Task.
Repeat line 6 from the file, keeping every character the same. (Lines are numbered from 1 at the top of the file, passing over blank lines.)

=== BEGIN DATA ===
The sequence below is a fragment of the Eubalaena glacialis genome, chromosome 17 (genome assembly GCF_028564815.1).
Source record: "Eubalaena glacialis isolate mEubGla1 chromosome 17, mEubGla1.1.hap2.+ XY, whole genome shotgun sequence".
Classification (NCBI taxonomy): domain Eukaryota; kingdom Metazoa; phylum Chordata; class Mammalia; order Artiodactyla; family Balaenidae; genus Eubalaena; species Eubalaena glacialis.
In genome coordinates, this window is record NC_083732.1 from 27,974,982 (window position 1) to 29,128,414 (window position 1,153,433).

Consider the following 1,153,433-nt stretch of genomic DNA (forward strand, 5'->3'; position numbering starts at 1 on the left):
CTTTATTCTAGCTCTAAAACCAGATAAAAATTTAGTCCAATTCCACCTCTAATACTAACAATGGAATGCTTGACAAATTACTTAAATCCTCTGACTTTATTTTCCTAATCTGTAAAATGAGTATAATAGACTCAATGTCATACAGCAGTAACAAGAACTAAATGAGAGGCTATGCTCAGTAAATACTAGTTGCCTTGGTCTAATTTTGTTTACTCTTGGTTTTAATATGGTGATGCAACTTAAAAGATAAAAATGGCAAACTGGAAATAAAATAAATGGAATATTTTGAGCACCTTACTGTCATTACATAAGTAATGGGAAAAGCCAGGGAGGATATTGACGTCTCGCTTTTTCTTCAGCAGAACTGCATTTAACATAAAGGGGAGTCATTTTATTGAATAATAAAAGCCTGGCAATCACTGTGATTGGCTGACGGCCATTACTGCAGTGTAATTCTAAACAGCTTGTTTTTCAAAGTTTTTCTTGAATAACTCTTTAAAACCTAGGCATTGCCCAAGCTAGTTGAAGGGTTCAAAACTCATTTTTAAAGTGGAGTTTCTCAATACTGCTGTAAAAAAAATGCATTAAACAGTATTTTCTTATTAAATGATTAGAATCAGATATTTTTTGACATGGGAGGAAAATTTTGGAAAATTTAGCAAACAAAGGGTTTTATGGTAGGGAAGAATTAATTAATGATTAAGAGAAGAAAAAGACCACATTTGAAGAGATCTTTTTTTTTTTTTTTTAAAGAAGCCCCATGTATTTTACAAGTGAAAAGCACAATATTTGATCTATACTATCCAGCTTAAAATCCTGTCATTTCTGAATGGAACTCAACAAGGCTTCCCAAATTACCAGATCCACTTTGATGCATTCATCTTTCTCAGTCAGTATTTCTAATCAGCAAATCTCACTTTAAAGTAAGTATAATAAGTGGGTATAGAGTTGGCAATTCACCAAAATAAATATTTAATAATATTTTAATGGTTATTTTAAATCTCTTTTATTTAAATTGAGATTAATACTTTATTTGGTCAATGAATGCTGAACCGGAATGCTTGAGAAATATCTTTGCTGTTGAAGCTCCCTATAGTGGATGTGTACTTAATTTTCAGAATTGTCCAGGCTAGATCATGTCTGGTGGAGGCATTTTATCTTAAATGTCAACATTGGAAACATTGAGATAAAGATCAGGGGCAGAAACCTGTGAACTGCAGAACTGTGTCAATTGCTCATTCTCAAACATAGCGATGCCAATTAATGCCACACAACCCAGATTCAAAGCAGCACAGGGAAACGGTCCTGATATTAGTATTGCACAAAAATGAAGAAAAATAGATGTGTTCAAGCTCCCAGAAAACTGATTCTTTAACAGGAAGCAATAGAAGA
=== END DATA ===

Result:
CTTTATTCTAGCTCTAAAACCAGATAAAAATTTAGTCCAATTCCACCTCTAATACTAACAATGGAATGCTTGACAAATTACTTAAATCCTCTGACTTTATTTTCCTAATCTGTAAAATGAGTATAATAGACTCAATGTCATACAGCAGTAACAAGAACTAAATGAGAGGCTATGCTCAGTAAATACTAGTTGCCTTGGTCTAATTTTGTTTACTCTTGGTTTTAATATGGTGATGCAACTTAAAAGATAAAAATGGCAAACTGGAAATAAAATAAATGGAATATTTTGAGCACCTTACTGTCATTACATAAGTAATGGGAAAAGCCAGGGAGGATATTGACGTCTCGCTTTTTCTTCAGCAGAACTGCATTTAACATAAAGGGGAGTCATTTTATTGAATAATAAAAGCCTGGCAATCACTGTGATTGGCTGACGGCCATTACTGCAGTGTAATTCTAAACAGCTTGTTTTTCAAAGTTTTTCTTGAATAACTCTTTAAAACCTAGGCATTGCCCAAGCTAGTTGAAGGGTTCAAAACTCATTTTTAAAGTGGAGTTTCTCAATACTGCTGTAAAAAAAATGCATTAAACAGTATTTTCTTATTAAATGATTAGAATCAGATATTTTTTGACATGGGAGGAAAATTTTGGAAAATTTAGCAAACAAAGGGTTTTATGGTAGGGAAGAATTAATTAATGATTAAGAGAAGAAAAAGACCACATTTGAAGAGATCTTTTTTTTTTTTTTTTAAAGAAGCCCCATGTATTTTACAAGTGAAAAGCACAATATTTGATCTATACTATCCAGCTTAAAATCCTGTCATTTCTGAATGGAACTCAACAAGGCTTCCCAAATTACCAGATCCACTTTGATGCATTCATCTTTCTCAGTCAGTATTTCTAATCAGCAAATCTCACTTTAAAGTAAGTATAATAAGTGGGTATAGAGTTGGCAATTCACCAAAATAAATATTTAATAATATTTTAATGGTTATTTTAAATCTCTTTTATTTAAATTGAGATTAATACTTTATTTGGTCAATGAATGCTGAACCGGAATGCTTGAGAAATATCTTTGCTGTTGAAGCTCCCTATAGTGGATGTGTACTTAATTTTCAGAATTGTCCAGGCTAGATCATGTCTGGTGGAGGCATTTTATCTTAAATGTCAACATTGGAAACATTGAGATAAAGATCAGGGGCAGAAACCTGTGAACTGCAGAACTGTGTCAATTGCTCATTCTCAAACATAGCGATGCCAATTAATGCCACACAACCCAGATTCAAAGCAGCACAGGGAAACGGTCCTGATATTAGTATTGCACAAAAATGAAGAAAAATAGATGTGTTCAAGCTCCCAGAAAACTGATTCTTTAACAGGAAGCAATAGAAGA